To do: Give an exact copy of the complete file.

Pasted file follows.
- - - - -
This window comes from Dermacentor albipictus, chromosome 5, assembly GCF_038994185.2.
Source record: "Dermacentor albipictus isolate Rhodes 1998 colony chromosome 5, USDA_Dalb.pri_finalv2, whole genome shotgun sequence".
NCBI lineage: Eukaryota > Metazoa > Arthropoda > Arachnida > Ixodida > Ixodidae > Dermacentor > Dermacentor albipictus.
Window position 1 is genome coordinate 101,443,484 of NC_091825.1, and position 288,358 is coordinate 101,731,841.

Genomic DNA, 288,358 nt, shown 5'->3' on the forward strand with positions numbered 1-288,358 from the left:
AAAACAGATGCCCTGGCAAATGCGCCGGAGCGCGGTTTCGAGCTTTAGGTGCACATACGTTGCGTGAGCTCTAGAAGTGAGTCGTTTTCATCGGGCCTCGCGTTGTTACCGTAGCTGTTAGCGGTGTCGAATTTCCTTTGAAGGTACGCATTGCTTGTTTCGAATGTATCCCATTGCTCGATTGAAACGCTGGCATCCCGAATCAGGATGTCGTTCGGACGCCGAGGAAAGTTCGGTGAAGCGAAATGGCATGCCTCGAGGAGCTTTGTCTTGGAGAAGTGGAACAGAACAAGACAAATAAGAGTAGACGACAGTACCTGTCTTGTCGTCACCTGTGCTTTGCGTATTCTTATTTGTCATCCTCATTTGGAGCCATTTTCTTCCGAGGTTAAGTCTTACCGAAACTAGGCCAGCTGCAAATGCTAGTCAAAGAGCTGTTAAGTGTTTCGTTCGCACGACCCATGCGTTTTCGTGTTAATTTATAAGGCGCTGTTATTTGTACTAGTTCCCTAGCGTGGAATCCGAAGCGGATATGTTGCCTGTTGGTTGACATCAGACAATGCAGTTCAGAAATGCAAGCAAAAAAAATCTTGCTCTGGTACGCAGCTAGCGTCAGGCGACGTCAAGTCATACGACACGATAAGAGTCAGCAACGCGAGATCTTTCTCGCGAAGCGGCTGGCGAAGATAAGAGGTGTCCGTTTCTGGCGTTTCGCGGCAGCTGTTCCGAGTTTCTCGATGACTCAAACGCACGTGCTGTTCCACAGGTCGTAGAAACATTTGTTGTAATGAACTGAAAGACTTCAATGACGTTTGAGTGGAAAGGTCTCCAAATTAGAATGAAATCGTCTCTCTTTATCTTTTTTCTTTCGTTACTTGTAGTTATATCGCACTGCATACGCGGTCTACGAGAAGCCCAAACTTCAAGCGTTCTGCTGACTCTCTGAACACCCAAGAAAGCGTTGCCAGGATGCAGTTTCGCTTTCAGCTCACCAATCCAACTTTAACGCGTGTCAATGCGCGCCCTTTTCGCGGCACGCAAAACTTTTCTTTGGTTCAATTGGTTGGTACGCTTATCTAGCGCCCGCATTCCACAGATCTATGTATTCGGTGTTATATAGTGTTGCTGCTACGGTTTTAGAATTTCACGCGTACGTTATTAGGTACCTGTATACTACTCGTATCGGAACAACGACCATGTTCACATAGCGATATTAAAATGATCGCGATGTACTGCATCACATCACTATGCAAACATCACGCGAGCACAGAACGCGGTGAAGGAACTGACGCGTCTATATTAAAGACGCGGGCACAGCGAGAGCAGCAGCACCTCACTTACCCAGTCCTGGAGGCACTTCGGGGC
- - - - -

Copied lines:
This window comes from Dermacentor albipictus, chromosome 5, assembly GCF_038994185.2.
Source record: "Dermacentor albipictus isolate Rhodes 1998 colony chromosome 5, USDA_Dalb.pri_finalv2, whole genome shotgun sequence".
NCBI lineage: Eukaryota > Metazoa > Arthropoda > Arachnida > Ixodida > Ixodidae > Dermacentor > Dermacentor albipictus.
Window position 1 is genome coordinate 101,443,484 of NC_091825.1, and position 288,358 is coordinate 101,731,841.

Genomic DNA, 288,358 nt, shown 5'->3' on the forward strand with positions numbered 1-288,358 from the left:
AAAACAGATGCCCTGGCAAATGCGCCGGAGCGCGGTTTCGAGCTTTAGGTGCACATACGTTGCGTGAGCTCTAGAAGTGAGTCGTTTTCATCGGGCCTCGCGTTGTTACCGTAGCTGTTAGCGGTGTCGAATTTCCTTTGAAGGTACGCATTGCTTGTTTCGAATGTATCCCATTGCTCGATTGAAACGCTGGCATCCCGAATCAGGATGTCGTTCGGACGCCGAGGAAAGTTCGGTGAAGCGAAATGGCATGCCTCGAGGAGCTTTGTCTTGGAGAAGTGGAACAGAACAAGACAAATAAGAGTAGACGACAGTACCTGTCTTGTCGTCACCTGTGCTTTGCGTATTCTTATTTGTCATCCTCATTTGGAGCCATTTTCTTCCGAGGTTAAGTCTTACCGAAACTAGGCCAGCTGCAAATGCTAGTCAAAGAGCTGTTAAGTGTTTCGTTCGCACGACCCATGCGTTTTCGTGTTAATTTATAAGGCGCTGTTATTTGTACTAGTTCCCTAGCGTGGAATCCGAAGCGGATATGTTGCCTGTTGGTTGACATCAGACAATGCAGTTCAGAAATGCAAGCAAAAAAAATCTTGCTCTGGTACGCAGCTAGCGTCAGGCGACGTCAAGTCATACGACACGATAAGAGTCAGCAACGCGAGATCTTTCTCGCGAAGCGGCTGGCGAAGATAAGAGGTGTCCGTTTCTGGCGTTTCGCGGCAGCTGTTCCGAGTTTCTCGATGACTCAAACGCACGTGCTGTTCCACAGGTCGTAGAAACATTTGTTGTAATGAACTGAAAGACTTCAATGACGTTTGAGTGGAAAGGTCTCCAAATTAGAATGAAATCGTCTCTCTTTATCTTTTTTCTTTCGTTACTTGTAGTTATATCGCACTGCATACGCGGTCTACGAGAAGCCCAAACTTCAAGCGTTCTGCTGACTCTCTGAACACCCAAGAAAGCGTTGCCAGGATGCAGTTTCGCTTTCAGCTCACCAATCCAACTTTAACGCGTGTCAATGCGCGCCCTTTTCGCGGCACGCAAAACTTTTCTTTGGTTCAATTGGTTGGTACGCTTATCTAGCGCCCGCATTCCACAGATCTATGTATTCGGTGTTATATAGTGTTGCTGCTACGGTTTTAGAATTTCACGCGTACGTTATTAGGTACCTGTATACTACTCGTATCGGAACAACGACCATGTTCACATAGCGATATTAAAATGATCGCGATGTACTGCATCACATCACTATGCAAACATCACGCGAGCACAGAACGCGGTGAAGGAACTGACGCGTCTATATTAAAGACGCGGGCACAGCGAGAGCAGCAGCACCTCACTTACCCAGTCCTGGAGGCACTTCGGGGC